Gavin Delahunty On Carl Andre’s Poems

PLAN (Yucatan), 1972

Carl AndrePLAN (Yucatan), 1972Photocopy on typewriter paper, 27.9 x 21.5 cm



Although Carl Andre is best known for laconic things—obdurate sculptures made of metal or bricks, laid flat on the floor in symmetrical configurations—he has also made an art of words. Indeed, Andre is a prolific poet, and his poems have always played a crucial part in his work, their brilliant investigations of text and pattern making their way into exhibitions, extremely rare editions, and citations. Yet the poems remain largely unseen and unspoken to this day.

Delahunty will reveal an astonishing diversity of poetic form in Andre’s poems—from relatively straightforward five-line stanzas to more experimental, postlinear poems. He will bring to light Andre’s poetic voice—his emotive range, from impassioned and generous to melancholic. This event will enable attendees to gain unprecedented insight into the poems’ materiality, their conceptual development, the artist’s working methods, and the wider range of his interests.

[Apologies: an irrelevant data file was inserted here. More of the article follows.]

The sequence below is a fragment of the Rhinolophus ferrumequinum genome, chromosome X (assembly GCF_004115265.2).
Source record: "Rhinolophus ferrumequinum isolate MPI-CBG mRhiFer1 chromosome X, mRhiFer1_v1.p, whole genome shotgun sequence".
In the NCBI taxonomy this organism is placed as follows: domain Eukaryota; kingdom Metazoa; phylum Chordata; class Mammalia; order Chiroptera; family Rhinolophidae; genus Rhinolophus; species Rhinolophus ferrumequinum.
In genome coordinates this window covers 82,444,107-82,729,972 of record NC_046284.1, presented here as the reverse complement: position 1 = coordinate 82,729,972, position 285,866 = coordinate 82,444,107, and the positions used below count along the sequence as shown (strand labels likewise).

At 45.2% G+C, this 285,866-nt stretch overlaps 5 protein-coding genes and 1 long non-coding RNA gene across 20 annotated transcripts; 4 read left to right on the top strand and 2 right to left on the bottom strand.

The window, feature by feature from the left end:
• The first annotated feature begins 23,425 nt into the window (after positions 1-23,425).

As Head of Exhibitions and Displays at Tate Liverpool Gavin Delahunty has curated solo exhibitions by Charline von Heyl (2012) and Matt Saunders (2013). He is currently working on “Keywords: Art, Culture & Society in 1980s Britain”, a group exhibition centered around the writings of cultural critic Raymond Williams (spring 2014). Delahunty has been invited to talk on this subject due to his most recent editorial project, a catalogue raisonné of Carl Andre’s poems—forthcoming from Tate publishing.